A simple answer to a key powerlifting question: knee sleeves are superior to knee wraps

Photo by Sven Mieke on Unsplash

The barbell back squat is arguably the single most important movement in any strength and conditioning program. That is, if your strength and conditioning programming does not include the barbell back squat in some capacity, you should reconsider your programming. While you can certainly build up your leg muscles and strength by doing leg presses, leg extensions, leg curls, and other squat variations, like the front squat or split squat, you will not confer all of the total-body benefits that come with back squatting through doing these exercises.

Unlike these other leg exercises, the barbell back squat enables you to…


Even though calling them out is warranted, it could get us into trouble

Photo by Afif Kusuma on Unsplash

As it stands, I have about 8 clients. I am happy with all of them. They are all willing to sign contracts that I issue them — or, if they issue a contract to me, these contracts are ethical in nature. Likewise, they all pay me on time and by my contract. In essence, in these business relationships, everything is kept extremely professional. I feel like I am treated like an equal — rather than an employee or subordinate — by each of my clients.

However, insofar as I remind myself about these facts, I need to reinforce my gratitude…


How self-sacrificing leaves you stifled, unambitious, resentful, and depressed.

Photo by Dim Hou on Unsplash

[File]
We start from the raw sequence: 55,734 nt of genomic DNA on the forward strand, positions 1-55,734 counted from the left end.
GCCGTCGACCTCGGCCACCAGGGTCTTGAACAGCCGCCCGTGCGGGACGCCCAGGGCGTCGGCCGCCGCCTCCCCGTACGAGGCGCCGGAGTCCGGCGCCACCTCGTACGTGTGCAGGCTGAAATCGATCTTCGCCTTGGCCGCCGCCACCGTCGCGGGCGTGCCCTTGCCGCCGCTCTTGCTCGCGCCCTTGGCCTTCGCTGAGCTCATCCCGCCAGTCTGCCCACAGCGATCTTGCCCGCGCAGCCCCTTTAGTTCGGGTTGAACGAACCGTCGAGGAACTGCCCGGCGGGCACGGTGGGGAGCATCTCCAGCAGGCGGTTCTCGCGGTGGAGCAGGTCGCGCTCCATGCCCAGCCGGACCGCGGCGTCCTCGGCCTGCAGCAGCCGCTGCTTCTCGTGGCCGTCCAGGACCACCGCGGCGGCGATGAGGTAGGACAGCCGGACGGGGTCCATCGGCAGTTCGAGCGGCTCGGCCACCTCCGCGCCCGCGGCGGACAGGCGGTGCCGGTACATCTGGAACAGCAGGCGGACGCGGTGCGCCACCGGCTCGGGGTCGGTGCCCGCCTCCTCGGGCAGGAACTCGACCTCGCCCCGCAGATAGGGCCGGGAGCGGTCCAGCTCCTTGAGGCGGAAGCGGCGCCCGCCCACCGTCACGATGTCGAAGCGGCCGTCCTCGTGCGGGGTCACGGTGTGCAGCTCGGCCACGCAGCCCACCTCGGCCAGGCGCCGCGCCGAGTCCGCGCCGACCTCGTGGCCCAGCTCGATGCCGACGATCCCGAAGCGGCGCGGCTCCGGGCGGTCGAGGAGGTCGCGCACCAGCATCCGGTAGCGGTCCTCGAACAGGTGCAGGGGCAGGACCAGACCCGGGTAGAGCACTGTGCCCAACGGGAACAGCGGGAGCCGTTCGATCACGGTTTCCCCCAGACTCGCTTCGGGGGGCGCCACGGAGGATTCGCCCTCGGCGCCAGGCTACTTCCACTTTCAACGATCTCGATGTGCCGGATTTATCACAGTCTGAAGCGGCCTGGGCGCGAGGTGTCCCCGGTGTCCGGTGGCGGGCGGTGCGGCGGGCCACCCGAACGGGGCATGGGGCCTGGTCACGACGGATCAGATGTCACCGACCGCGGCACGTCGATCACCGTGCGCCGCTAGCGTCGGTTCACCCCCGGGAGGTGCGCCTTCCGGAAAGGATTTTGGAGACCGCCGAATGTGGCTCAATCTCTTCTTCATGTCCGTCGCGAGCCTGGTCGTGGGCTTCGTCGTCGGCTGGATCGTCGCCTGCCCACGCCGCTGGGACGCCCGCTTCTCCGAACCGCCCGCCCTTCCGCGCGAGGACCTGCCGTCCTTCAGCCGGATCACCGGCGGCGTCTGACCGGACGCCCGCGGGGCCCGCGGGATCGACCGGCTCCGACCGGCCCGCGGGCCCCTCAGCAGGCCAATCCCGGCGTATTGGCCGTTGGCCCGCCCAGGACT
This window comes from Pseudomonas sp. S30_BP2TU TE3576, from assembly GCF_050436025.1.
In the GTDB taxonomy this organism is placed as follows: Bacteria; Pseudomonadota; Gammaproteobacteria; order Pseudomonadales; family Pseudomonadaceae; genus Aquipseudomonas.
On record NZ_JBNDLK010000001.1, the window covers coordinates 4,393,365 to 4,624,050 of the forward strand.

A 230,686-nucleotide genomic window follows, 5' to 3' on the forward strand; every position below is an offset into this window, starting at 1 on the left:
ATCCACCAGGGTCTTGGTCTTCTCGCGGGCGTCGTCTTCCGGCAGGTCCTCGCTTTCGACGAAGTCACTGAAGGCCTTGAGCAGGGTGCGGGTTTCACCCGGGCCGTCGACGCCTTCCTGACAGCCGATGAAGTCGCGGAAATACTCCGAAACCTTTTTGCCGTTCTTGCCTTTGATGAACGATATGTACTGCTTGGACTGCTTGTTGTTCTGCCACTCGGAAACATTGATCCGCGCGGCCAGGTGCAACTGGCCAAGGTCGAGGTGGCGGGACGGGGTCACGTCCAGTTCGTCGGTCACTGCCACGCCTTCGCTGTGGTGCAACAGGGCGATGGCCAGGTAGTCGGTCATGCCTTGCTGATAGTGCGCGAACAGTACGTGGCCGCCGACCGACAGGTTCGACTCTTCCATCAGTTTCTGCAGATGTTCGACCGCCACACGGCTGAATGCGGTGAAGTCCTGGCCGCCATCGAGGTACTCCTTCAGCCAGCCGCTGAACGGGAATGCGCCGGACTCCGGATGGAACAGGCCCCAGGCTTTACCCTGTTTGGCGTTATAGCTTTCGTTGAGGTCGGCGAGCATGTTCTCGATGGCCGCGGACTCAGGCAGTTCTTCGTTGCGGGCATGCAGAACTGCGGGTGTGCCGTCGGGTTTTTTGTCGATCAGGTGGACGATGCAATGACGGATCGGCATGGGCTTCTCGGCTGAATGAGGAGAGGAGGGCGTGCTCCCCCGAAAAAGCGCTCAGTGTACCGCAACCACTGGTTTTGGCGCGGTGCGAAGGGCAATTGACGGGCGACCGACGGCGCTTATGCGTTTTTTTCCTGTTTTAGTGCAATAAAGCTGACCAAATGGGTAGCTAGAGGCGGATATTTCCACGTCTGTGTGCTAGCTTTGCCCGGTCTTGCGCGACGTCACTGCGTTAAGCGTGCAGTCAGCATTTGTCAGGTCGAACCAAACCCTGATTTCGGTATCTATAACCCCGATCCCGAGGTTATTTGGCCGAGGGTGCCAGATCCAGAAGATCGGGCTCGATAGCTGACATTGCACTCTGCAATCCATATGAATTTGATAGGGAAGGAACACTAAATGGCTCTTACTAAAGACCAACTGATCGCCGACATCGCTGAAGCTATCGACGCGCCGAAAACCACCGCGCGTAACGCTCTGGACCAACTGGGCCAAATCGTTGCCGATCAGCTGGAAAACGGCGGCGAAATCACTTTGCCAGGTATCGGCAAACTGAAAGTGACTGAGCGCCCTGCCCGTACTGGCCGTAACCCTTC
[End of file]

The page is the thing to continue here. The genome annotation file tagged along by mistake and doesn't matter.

I derive genuine pleasure from helping others. There isn’t anything wrong with either such pleasure nor is there anything wrong with helping others in itself. However, altruism — which may be understood as the desire to help others but in a way that serves as the fundamental drive for a person’s actions — is self-defeating.

Firstly, why even bother talking about altruism? How many people are truly this self-sacrificing? Namely, how many people will go out of their way to the point where their self-interest becomes beside the point? The phenomenon, — measuring the numbers of such individuals — is…


How our society and culture incentivize immorality, and what can be done about it

Photo by Brett Jordan on Unsplash

Introduction

Before beginning, for those interested, I have written a substantially abridged and editorialized version of this more academic essay for Newsweek. Opinion columns are important and I am beyond grateful to Newsweek and my other major outlets for the chance to express my views. However, opinion columns that are longer than 800 words tend not to get published, and therefore, they will necessarily lack the level of nuance required to sufficiently get one’s point across. …


Or Are Boomers to Blame?

Photo by Sarah Brown on Unsplash

Millennials and laziness are intertwined terms. We are the generation, so it is said, that is entitled, politically correct, coddled, and unwilling to grow up. We’re those adult children who are afraid of growing up, mostly living at home with our parents, riddled with mental health problems, working less, and at mostly low-paying jobs. Millennials are a source of brash humor for baby boomers.

Perhaps much of this is true about millennials. There the assertion that millennials are generally more sheltered and entitled than previous generations is not totally inaccurate. But how much of that can be laid at…


How do we Know When We Have Knowledge?

Photo by Nejc Soklič on Unsplash